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Business Studies

Production methods

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Customer service

Customer service is the experience a customer gets when using products made by the business. Satisfied customers make repeat purchases and recommend the product to friends, leading to additional word-of-mouth sales.

Customers want to buy goods and services that meet their needs at a price they can afford. For example a café thrives when friendly staff serve tasty, well made meals, in generous portions, at competitive prices.

How to improve customer service

A still from the 1970s sitcom 'Fawlty Towers'. Hotel owner Basil Fawlty examines trays of food being carried by waiter Manuel.

Good customer service is especially important in businesses dealing directly with the public, such as hotels

Successful businesses define the quality or standard of service needed to meet customer needs. For instance, a café can aim to take no more than 5 minutes to serve any customer once they have ordered their meal.

Ensuring that quality standards are met requires:

  • Training so that staff understand their role and responsibilities. For instance, asking every customer if they are happy with their meal.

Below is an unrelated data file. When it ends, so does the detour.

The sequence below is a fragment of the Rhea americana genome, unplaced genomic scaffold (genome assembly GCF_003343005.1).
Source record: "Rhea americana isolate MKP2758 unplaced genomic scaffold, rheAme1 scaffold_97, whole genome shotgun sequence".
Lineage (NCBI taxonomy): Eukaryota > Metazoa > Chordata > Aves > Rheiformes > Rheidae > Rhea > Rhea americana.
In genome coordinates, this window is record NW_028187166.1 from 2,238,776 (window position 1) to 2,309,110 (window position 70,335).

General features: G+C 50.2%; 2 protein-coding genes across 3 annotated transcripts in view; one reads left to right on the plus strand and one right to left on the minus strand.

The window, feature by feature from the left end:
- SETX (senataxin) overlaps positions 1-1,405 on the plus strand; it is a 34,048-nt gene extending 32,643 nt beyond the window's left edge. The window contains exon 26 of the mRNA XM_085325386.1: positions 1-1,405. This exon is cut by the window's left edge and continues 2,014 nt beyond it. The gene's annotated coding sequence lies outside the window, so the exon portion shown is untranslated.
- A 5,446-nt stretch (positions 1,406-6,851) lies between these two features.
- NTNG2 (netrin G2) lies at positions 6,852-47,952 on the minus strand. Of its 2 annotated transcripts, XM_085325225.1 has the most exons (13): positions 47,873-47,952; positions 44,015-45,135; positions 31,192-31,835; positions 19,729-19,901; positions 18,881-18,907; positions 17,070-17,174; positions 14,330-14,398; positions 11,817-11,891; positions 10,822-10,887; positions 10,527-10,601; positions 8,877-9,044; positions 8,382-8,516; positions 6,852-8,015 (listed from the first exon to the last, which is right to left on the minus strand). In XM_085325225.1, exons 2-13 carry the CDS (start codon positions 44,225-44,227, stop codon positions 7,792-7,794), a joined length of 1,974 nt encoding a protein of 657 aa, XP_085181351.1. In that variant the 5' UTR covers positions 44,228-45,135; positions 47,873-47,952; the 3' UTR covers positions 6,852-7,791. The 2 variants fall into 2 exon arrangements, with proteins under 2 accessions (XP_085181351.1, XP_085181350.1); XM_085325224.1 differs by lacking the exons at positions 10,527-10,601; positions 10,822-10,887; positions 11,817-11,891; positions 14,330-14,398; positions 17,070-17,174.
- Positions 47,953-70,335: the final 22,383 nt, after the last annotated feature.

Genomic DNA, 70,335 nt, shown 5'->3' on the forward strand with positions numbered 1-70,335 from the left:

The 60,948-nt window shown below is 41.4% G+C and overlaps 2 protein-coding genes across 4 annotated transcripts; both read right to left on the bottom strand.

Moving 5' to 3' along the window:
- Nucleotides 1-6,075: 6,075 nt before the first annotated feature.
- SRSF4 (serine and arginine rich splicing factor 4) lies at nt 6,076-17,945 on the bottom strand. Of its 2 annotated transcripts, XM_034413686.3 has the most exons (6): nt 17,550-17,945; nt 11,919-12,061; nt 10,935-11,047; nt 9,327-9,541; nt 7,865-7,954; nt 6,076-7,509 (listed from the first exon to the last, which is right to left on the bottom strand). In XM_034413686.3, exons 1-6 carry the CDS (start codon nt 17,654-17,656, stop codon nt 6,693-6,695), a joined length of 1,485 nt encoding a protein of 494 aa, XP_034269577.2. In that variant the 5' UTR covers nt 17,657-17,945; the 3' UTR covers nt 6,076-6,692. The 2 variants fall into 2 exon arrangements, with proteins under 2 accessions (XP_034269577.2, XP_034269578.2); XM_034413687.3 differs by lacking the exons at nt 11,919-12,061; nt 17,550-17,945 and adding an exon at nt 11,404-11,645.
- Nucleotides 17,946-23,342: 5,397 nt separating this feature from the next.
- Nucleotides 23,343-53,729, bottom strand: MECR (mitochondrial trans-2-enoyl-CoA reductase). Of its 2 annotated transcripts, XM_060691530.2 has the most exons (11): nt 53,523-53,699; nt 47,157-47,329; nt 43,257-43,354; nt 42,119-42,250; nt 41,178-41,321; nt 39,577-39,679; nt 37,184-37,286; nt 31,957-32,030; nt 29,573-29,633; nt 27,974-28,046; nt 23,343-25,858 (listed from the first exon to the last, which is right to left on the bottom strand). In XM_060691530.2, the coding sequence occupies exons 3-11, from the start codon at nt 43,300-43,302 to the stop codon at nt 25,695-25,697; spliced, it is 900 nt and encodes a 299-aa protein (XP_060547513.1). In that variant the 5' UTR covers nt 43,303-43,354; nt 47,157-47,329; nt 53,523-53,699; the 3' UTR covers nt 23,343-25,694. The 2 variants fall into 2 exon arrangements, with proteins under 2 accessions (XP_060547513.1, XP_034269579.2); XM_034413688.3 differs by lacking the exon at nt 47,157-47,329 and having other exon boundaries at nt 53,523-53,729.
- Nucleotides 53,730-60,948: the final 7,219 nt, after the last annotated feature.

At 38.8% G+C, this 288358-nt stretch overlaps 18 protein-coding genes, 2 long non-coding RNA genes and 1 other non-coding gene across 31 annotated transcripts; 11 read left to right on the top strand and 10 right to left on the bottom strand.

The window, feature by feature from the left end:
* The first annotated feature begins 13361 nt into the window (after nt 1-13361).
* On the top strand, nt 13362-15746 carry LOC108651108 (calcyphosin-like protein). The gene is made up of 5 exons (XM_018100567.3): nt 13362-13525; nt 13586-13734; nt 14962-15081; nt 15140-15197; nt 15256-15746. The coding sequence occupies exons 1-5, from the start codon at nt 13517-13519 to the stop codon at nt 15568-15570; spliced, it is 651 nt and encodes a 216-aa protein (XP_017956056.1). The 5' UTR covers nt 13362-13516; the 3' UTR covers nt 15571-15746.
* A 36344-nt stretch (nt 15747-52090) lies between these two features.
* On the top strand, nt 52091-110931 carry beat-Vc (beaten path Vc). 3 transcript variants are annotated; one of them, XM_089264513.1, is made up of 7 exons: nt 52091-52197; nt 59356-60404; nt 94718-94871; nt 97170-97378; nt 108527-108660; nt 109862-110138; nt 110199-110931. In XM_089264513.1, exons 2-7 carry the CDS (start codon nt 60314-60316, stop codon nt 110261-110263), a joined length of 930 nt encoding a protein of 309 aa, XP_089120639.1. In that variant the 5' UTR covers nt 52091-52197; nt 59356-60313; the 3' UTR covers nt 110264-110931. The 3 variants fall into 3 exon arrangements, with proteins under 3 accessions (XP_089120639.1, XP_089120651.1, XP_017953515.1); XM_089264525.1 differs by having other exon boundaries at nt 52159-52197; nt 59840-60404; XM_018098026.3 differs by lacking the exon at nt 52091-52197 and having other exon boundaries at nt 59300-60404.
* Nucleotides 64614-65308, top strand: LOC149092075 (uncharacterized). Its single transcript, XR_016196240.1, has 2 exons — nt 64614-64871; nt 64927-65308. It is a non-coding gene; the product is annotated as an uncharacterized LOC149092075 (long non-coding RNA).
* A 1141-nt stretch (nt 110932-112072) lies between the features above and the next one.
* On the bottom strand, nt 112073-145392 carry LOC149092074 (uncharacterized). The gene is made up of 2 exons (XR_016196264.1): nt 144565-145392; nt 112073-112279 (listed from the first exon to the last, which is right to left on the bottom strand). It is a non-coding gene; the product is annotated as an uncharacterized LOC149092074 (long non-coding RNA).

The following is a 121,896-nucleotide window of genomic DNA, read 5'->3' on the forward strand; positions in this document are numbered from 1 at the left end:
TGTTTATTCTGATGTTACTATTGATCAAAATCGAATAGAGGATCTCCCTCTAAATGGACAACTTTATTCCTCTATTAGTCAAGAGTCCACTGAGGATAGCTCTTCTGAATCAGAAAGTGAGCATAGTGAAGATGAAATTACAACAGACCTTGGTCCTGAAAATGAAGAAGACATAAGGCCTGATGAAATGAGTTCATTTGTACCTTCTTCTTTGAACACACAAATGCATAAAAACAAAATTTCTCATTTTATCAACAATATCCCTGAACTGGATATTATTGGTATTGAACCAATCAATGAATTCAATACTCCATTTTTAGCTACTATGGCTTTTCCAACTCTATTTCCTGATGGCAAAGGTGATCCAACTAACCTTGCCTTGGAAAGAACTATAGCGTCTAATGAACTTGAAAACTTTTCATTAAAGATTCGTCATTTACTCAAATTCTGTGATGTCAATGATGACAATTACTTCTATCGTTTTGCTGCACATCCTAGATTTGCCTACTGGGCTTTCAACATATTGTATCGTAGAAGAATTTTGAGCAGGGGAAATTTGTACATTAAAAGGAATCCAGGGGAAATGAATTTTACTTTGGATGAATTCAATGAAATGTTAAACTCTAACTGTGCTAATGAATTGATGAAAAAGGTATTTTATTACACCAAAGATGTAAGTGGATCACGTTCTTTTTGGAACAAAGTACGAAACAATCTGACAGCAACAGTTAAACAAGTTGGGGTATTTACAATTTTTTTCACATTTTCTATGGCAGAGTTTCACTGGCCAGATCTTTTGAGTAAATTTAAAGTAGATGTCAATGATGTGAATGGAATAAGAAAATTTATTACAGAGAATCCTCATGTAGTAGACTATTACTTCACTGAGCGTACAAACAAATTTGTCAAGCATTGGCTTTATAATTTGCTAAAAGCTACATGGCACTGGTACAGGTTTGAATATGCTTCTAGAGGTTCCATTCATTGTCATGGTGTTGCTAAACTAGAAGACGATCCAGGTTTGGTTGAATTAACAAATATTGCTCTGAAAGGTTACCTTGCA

• Innovation or introducing new ideas and methods. For example, altering the menu every three months keeps customers interested and helps a café to stay one step ahead of the competition.
  • Listening to customers helps a business adjust its products to better match consumer needs and respond to any problems.

Price versus customer service

Customers compare price with customer service. Few customers expect high quality service when buying low priced items. For instance, travellers using a budget airline accept that they must pay for extras such as an in-flight meal. First class customers expect luxury seats and free champagne. The challenge facing all businesses is to remain competitive. They must keep prices competitive while offering a better service than rivals.

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